Extremes and equilibria

Not long ago, I was chiding an elderly aunt who lives alone about the lack of protein in her diet (she was mostly subsisting on rice and thin rasam). She hit back citing some research she’d seen on TV which showed that too much protein can result in uric acid related complications, so it’s ok she isn’t eating much protein.

Over the last couple of years, efforts to encourage non-cash payments in India have been redoubled. The Unified Payments Interface (UPI) has come in, payments banks are being set up, and financial inclusion is being pursued. And you already have people writing about the privacy and other perils of a completely cashless economy.

Then you have index funds. This is a category of funds that is 40 years old now, but has gained so much currency (pun intended) in the recent past that the traditional asset management industry is shitting bricks. And so you have articles that compare indexing to being “worse than Marxism” and dystopian fiction about a future where there is only one active investor left.

All these are cases of people reacting to suggestions with the perils of the suggestion taken to the extreme. My aunt needs more protein in her diet, but I’m not telling her to eat steak for every meal (which she anyway won’t since she’s a strict vegetarian). The current level of usage of cash is too high, and there might be more efficiencies by moving more transactions to electronic media. That doesn’t imply that cash in itself needs to be banned.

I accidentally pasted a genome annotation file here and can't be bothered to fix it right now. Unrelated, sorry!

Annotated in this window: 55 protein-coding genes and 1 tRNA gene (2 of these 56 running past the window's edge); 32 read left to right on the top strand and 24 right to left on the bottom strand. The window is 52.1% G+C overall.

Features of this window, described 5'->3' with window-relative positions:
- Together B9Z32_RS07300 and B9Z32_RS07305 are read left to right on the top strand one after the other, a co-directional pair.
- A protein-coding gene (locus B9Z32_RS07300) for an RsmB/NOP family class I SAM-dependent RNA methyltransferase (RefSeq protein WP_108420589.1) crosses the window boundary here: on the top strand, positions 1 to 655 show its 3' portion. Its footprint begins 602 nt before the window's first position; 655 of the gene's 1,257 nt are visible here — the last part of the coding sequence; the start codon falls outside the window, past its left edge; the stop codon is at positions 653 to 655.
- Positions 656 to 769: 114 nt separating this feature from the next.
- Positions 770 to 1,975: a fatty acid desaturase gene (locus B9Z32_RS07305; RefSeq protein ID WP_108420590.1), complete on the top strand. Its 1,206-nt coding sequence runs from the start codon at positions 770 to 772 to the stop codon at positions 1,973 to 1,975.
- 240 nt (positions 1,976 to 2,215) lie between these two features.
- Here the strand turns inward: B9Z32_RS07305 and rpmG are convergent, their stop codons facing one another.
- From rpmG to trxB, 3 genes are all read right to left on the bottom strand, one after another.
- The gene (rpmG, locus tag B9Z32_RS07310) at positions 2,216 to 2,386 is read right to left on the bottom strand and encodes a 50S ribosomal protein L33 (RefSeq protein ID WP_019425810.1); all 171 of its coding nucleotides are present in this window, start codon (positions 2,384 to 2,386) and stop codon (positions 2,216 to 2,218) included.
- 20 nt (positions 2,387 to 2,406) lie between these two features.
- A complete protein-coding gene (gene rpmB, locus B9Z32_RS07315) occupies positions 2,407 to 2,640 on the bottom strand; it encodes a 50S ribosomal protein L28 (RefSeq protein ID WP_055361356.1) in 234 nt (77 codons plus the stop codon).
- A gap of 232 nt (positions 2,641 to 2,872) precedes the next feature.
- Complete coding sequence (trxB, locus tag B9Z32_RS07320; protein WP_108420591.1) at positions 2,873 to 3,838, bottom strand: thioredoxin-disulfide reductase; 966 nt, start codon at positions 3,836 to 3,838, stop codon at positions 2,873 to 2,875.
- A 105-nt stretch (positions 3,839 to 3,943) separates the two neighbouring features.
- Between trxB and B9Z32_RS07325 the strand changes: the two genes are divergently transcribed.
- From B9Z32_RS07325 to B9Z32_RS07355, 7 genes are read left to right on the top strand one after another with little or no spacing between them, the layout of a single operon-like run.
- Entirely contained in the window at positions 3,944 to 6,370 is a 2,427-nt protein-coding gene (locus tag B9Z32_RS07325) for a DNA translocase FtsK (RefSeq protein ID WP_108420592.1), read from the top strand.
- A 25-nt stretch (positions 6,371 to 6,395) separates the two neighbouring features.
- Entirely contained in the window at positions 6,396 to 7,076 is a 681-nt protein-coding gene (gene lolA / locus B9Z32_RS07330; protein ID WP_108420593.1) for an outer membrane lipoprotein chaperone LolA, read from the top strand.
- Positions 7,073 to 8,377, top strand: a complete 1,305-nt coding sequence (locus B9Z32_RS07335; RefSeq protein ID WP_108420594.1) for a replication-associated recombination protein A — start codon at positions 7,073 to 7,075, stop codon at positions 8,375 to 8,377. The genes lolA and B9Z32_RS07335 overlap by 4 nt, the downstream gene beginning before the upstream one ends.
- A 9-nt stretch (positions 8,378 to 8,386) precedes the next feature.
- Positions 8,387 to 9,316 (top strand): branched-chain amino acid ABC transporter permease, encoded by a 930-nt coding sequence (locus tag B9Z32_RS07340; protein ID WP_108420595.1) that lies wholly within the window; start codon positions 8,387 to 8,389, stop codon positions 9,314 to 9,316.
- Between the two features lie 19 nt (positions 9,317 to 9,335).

And as I mentioned in another blogpost recently, we probably need more indexing, but assuming that everyone will index is a stupid idea. As I wrote then,

In that sense, there is an optimal “mixed strategy” that the universe of investors can play between indexing and active management (depending upon each person’s beliefs and risk preferences). As more and more investors move to indexing, the returns from active management improve, and this “negative feedback” keeps the market in equilibrium!

In other words, what more people moving to indexing means is that the current mixed strategy is not optimal, and we need more indexing. To construct scary scenarios of where everyone is indexing in response is silly.

Effectively, what we need is thinking at the margin – analysing situations in terms of what will happen if there is a small change in the prevailing situation. Constructing scare scenarios around what will happen if this small change is taken to the extreme is as silly as trying to find the position of a curve by indefinitely extending its tangent from the current point!

Bayesian recognition in baby similarity

When people come to see small babies, it’s almost like they’re obliged to offer their opinions on who the child looks like. Most of the time it’s an immediate ancestor – either a parent or grandparent. Sometimes it could be a cousin or aunt or uncle as well. Thankfully it’s uncommon to compare babies’ looks to those who they don’t share genes with.